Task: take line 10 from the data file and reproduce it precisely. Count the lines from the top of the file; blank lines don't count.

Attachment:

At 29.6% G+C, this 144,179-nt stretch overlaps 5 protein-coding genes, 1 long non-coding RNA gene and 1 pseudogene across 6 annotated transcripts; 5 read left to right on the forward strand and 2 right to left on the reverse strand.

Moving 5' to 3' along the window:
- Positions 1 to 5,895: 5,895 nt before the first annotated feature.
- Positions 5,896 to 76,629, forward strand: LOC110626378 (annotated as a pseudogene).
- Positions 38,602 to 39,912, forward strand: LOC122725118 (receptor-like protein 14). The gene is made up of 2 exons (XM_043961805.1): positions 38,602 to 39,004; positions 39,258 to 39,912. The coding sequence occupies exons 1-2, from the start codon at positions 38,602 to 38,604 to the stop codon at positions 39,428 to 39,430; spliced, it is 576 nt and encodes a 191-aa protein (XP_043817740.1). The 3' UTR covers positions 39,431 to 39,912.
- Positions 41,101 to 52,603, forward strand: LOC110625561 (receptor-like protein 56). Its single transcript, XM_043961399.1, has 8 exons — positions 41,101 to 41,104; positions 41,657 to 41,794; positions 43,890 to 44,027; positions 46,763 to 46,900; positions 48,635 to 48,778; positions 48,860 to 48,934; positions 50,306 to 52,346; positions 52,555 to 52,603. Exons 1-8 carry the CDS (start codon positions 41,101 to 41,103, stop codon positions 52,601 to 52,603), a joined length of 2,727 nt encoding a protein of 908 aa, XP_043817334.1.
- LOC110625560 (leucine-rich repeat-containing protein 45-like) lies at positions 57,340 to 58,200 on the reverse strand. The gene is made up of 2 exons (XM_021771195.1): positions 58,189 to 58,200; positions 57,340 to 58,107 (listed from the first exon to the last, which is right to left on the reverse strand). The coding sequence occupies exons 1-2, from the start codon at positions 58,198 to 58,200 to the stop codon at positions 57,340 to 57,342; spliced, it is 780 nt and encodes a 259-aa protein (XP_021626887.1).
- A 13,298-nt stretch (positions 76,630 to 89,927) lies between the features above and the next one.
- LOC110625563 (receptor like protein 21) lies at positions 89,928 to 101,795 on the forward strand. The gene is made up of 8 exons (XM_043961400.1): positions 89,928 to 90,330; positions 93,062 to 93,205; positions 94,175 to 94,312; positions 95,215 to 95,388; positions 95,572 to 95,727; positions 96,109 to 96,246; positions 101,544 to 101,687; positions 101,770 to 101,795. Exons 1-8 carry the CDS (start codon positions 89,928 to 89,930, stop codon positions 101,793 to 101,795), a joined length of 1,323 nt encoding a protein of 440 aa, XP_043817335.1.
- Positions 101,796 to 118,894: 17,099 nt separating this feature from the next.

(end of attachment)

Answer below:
- Positions 101,796 to 118,894: 17,099 nt separating this feature from the next.